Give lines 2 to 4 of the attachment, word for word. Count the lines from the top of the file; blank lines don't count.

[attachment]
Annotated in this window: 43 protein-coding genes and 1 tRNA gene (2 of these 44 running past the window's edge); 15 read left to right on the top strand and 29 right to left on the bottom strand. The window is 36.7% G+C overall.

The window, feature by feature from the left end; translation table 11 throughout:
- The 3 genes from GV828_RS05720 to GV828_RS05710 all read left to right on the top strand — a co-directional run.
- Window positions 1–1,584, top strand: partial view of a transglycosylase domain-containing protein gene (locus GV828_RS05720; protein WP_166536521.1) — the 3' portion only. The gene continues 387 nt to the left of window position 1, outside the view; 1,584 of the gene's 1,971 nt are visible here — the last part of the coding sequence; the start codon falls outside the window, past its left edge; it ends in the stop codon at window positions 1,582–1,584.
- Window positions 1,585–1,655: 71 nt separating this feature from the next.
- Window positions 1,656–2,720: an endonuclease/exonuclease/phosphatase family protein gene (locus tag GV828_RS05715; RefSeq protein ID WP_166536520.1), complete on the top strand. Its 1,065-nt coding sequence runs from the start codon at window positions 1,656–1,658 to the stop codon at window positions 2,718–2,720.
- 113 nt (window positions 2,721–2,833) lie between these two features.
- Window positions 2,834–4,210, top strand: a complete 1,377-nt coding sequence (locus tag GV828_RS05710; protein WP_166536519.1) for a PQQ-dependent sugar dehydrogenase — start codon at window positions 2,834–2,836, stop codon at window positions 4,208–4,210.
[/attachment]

The window, feature by feature from the left end; translation table 11 throughout:
- The 3 genes from GV828_RS05720 to GV828_RS05710 all read left to right on the top strand — a co-directional run.
- Window positions 1–1,584, top strand: partial view of a transglycosylase domain-containing protein gene (locus GV828_RS05720; protein WP_166536521.1) — the 3' portion only. The gene continues 387 nt to the left of window position 1, outside the view; 1,584 of the gene's 1,971 nt are visible here — the last part of the coding sequence; the start codon falls outside the window, past its left edge; it ends in the stop codon at window positions 1,582–1,584.